General descriptions of PIC timer variables used to control the timer: (you should be able to use these no matter what programming language you use):
T1CON.0 is the first bit of the timer configuration byte, this bit is used to start and stop the timer.
T1CON.0=1, starts the timer
T1CON.0=0, stops the timer
TMR1H is the timer value's high byte (bits 8-15)
TMR1L is the timer value's low byte (bits 0-7)
TMR1H = 0 'resets the timer value's high byte
TMR1L = 0 'resets the timer value's low byte
MyTime.Lowbyte = TMR1L 'puts the timer's low byte in MyTime's lower 8 bits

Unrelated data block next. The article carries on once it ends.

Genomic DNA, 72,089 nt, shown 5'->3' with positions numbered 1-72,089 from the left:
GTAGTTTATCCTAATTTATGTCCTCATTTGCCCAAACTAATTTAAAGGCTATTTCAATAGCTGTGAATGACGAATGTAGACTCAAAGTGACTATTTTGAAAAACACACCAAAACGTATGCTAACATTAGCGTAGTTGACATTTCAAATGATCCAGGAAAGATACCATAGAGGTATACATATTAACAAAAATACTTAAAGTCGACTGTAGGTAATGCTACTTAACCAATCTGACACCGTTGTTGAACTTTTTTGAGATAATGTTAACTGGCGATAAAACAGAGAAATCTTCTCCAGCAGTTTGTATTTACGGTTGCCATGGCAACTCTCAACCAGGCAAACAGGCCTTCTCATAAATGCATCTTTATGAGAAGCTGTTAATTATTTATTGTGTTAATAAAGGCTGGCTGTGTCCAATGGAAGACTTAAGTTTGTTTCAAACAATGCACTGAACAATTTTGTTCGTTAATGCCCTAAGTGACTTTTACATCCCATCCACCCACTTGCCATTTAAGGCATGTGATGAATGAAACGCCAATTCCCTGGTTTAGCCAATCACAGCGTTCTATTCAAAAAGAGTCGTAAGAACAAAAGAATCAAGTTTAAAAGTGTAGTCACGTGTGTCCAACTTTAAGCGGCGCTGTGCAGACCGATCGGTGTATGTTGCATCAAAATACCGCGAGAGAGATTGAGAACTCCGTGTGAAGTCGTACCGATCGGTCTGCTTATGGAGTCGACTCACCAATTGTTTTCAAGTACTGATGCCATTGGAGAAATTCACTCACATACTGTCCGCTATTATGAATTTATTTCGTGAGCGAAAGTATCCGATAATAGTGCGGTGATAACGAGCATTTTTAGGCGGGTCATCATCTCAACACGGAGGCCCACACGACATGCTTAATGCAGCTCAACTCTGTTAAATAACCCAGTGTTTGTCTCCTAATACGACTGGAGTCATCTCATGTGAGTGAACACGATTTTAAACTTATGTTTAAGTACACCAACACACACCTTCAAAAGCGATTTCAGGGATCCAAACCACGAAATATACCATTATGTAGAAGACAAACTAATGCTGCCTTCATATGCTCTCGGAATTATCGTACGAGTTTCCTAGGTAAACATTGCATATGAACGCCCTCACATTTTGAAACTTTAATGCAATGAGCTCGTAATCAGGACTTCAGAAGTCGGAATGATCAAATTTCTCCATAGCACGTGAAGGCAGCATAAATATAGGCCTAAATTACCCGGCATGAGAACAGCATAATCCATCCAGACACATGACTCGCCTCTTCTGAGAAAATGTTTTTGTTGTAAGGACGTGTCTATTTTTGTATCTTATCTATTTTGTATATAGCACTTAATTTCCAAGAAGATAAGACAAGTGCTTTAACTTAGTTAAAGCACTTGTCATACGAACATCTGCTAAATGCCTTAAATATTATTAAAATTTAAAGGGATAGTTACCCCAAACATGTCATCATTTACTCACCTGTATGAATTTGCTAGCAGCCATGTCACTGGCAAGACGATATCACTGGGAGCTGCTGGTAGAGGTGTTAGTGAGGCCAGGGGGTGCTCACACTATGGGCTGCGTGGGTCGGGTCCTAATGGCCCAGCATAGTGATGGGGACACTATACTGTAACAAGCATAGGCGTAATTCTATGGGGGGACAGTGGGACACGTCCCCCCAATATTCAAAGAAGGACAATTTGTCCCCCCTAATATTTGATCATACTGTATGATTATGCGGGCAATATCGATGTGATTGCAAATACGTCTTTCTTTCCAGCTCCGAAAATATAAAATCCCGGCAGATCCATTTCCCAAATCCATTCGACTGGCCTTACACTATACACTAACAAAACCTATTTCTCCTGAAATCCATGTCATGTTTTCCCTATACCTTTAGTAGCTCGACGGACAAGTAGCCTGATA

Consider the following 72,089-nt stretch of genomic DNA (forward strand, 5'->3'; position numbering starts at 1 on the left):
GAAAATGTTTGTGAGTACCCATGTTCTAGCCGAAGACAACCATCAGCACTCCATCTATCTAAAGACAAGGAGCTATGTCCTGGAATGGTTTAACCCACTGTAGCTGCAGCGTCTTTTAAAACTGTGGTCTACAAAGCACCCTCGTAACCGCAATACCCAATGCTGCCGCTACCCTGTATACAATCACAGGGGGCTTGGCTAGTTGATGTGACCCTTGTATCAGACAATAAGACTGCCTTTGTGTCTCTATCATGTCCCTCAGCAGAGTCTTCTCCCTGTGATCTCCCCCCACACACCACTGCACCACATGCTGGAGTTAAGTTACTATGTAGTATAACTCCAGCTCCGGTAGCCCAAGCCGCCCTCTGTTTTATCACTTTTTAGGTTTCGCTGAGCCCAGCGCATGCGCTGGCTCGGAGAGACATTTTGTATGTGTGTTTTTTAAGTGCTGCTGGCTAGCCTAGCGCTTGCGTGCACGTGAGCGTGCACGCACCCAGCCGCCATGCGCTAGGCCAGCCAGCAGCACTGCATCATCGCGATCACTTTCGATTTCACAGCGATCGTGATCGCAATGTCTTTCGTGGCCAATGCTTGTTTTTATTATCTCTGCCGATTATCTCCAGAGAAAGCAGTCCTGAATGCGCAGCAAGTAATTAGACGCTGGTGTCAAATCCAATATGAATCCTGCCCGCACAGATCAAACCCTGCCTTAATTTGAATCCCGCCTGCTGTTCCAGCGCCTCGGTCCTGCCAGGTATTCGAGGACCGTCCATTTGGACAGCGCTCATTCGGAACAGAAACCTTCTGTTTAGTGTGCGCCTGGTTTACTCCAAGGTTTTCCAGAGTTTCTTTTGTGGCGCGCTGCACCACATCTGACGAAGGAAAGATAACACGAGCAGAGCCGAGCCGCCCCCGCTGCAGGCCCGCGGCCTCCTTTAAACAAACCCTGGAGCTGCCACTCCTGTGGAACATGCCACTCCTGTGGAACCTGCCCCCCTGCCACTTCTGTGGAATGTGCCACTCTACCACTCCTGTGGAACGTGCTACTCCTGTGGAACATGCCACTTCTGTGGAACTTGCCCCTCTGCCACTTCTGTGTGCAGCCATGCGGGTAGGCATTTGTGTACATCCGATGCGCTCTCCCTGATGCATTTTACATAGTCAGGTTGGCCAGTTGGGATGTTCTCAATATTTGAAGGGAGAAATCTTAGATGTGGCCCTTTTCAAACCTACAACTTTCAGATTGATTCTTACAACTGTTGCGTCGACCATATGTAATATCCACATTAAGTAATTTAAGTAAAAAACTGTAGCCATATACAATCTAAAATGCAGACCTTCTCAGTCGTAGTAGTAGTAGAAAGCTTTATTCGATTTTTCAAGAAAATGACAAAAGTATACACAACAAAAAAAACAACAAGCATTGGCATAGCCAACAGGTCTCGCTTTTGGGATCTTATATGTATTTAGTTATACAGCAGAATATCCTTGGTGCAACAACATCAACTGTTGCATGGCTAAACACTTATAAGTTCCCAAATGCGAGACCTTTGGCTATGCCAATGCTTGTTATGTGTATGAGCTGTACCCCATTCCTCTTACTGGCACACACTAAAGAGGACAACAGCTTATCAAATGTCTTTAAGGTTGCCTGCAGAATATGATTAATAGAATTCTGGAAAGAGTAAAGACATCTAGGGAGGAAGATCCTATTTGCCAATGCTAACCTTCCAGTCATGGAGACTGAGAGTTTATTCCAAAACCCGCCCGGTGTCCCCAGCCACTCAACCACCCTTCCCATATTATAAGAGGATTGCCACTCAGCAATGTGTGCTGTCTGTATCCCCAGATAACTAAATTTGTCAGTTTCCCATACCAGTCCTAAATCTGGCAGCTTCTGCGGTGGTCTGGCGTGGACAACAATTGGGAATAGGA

MyTime.Highbyte = TMR1H 'puts the timer's high byte in MyTime's upper 8 bits
the MyTime should be declared as a word, not a byte since it has to be 16 bits long to hold the whole 16 bit timer1 value
When writing to or reading from the timer, it is very important in which order it is done. When reading the timer values you have to read first the LOW then the HIGH byte. When writing the timer values write first the HIGH then the LOW, this is due to complications in how the timer works.
when I say 'timer value' I mean a number representing the amount of time since the timer was started. To convert between real time and timer1 value units, there seems to be a 5:1 ration between timer1 units and microseconds (5000 timer1 units = 1000 microsecond = 1 millisecond)